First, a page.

3) So naturally, all of this was put on Contreras. As Contreras was relocated to DH to save the woeful starting pitchers, the stunningly bizarre move drew laughter and pitiless criticism from media both near and far. You sign Contreras to a five-year, $87.5 million free-agent contract and bounce him from the starting-catching job after he’d made only 23 starts? All because the front-office was negligent (again) in improving the rotation and needed a culprit?
4) At the time of demotion, Mozeliak and Marmol wouldn’t offer a timeline for a Contreras return to catching. But his time in exile figured to last a while. When Derrick Goold (Post-Dispatch) asked if the goal was to have Contreras resume full-time catching, Cardinals officials told the reporter “not necessarily.” Huh.
5) The Cardinals began winning, then suddenly reinstalled Contreras after he’d spent fewer than 10 days in DH limbo. What? Well, I suppose that’s OK. By rushing Contreras back so soon, the Cardinals validated the criticism of their scornful decision to move him out in the first place.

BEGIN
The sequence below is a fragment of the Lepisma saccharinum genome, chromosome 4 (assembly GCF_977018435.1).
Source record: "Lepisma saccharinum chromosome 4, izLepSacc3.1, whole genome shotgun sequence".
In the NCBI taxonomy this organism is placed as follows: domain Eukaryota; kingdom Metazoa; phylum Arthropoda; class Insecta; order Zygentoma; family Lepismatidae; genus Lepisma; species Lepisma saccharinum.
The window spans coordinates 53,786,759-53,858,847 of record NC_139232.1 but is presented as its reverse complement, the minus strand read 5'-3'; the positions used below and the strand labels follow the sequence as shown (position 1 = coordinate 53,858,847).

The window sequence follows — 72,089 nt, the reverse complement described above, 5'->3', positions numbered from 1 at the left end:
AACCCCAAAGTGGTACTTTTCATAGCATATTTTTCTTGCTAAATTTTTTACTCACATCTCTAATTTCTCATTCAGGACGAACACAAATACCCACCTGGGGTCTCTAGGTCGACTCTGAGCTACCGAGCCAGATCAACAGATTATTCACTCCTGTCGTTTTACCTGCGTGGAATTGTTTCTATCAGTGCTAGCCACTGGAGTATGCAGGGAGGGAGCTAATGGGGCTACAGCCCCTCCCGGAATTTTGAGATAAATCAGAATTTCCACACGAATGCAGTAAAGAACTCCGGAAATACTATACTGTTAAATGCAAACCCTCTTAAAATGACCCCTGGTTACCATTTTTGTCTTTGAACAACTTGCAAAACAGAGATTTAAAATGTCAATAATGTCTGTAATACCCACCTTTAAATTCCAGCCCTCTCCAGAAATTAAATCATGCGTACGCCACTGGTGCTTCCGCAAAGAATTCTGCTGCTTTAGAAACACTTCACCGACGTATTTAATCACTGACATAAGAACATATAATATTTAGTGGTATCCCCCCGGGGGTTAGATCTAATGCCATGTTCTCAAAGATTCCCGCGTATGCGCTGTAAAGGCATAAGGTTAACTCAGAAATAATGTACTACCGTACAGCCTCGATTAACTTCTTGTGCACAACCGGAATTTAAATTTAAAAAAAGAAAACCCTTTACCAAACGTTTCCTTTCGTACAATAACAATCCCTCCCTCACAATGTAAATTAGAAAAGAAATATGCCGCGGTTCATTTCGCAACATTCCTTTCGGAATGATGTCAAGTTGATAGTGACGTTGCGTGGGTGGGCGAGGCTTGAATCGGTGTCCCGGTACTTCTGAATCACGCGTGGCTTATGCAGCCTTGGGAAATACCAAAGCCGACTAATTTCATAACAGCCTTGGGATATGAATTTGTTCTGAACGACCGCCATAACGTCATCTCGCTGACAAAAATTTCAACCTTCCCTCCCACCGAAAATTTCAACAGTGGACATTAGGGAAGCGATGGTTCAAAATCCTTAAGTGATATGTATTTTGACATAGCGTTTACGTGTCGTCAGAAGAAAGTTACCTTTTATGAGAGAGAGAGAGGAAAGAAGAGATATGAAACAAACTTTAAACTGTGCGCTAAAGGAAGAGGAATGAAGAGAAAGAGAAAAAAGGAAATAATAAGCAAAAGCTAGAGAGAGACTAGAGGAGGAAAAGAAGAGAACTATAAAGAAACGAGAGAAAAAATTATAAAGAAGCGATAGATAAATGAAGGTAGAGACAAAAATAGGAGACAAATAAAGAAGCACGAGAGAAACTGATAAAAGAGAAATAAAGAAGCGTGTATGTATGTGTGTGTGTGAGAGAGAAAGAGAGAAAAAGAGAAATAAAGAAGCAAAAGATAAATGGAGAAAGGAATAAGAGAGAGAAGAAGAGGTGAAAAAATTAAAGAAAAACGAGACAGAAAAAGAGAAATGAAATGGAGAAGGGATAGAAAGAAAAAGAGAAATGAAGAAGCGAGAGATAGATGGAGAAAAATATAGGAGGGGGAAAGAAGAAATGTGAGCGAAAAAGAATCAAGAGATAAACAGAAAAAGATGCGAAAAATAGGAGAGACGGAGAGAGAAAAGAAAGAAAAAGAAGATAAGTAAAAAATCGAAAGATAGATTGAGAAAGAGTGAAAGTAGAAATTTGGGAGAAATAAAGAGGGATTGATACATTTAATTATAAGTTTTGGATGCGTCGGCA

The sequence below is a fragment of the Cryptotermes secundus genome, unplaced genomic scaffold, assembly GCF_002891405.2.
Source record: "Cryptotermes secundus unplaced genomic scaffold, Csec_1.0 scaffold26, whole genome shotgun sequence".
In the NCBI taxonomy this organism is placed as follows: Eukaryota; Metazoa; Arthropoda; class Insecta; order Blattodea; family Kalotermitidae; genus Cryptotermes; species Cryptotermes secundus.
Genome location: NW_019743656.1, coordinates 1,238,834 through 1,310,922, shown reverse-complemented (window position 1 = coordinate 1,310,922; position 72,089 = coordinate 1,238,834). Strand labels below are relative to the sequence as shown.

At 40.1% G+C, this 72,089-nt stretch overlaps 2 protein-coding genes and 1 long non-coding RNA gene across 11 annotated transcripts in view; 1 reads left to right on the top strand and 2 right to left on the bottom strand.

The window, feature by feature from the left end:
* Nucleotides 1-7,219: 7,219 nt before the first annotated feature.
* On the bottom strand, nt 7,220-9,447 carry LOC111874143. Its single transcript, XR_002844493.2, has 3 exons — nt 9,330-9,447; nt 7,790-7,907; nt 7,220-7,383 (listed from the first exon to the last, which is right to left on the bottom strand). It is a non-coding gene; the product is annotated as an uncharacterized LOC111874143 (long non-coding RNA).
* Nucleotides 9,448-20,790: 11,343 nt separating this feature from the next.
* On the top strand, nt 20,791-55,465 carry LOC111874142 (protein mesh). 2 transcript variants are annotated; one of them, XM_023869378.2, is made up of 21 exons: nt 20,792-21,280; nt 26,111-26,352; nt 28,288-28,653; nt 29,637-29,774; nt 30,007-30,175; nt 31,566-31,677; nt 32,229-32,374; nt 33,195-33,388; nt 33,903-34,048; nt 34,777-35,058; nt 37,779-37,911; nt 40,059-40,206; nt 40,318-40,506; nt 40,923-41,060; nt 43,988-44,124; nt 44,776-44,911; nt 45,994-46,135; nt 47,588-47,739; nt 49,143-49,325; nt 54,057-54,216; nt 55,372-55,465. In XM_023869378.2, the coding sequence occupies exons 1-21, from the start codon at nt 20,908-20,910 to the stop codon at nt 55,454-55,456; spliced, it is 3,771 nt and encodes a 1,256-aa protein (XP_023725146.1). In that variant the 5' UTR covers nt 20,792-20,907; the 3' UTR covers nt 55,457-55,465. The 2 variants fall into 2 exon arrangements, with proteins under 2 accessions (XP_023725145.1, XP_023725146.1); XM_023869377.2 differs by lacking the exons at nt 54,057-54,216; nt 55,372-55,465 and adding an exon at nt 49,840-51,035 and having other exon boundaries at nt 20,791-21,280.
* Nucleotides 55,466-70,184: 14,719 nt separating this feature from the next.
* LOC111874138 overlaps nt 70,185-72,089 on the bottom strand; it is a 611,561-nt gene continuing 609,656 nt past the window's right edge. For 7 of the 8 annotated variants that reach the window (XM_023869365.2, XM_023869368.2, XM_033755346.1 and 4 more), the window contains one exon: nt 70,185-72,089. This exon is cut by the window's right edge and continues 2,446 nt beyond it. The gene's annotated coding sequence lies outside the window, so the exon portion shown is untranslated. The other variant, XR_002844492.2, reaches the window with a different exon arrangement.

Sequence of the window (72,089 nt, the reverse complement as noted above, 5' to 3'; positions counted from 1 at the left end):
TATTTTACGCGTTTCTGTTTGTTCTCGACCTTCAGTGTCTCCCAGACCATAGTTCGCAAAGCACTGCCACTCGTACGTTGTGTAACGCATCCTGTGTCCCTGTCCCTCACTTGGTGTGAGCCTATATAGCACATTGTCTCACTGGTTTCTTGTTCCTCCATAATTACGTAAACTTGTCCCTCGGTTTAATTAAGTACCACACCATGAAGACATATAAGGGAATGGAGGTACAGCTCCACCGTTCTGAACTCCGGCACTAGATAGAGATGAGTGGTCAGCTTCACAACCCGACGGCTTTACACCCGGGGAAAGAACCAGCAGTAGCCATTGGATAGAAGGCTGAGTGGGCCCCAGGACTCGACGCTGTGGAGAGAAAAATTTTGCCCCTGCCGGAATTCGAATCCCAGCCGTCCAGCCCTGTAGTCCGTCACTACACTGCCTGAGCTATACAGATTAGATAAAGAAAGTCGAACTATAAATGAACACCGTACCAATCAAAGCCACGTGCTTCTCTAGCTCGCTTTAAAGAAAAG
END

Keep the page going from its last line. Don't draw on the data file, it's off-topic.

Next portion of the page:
6) Instead of staying with Andrew Knizner behind the plate for a while – he’s done well – Mozeliak-Marmol are trying to foment a new narrative in an attempt to restore peace … and save face. Knizner hasn’t fixed the starting rotation; no man can. But his live bat was producing runs, and there’s nothing wrong with sticking with him a while longer.
7) Don’t get me wrong; I’m in favor of putting Conteras behind the plate sooner than later. I’m just surprised that the “Sooner” part won our. And are we really supposed to believe the many things Contreas was working on – game planning, strategizing, pitch selection, setting up better behind the plate – got fixed in only 10 days? This is loco. You just have to giggle at this.
8) Remember what Mozeliak told Ken Rosenthal of The Athletic? “Obviously the Cardinals were used to one guy behind the plate for close to two decades. The nuances of that position, maybe very subtle, are what a lot of our pitchers were used to. What we were seeing was a lack of confidence … with this, we’ve noticed a lot of puzzling trends we know we need to fix. We know we need to address it. We just decided to do it head on, put it out there. Do we think we’ve seen Willson catch his last game? No. But this is going to take a little time to get him to where we feel he understands the expectations of what this role is for us.”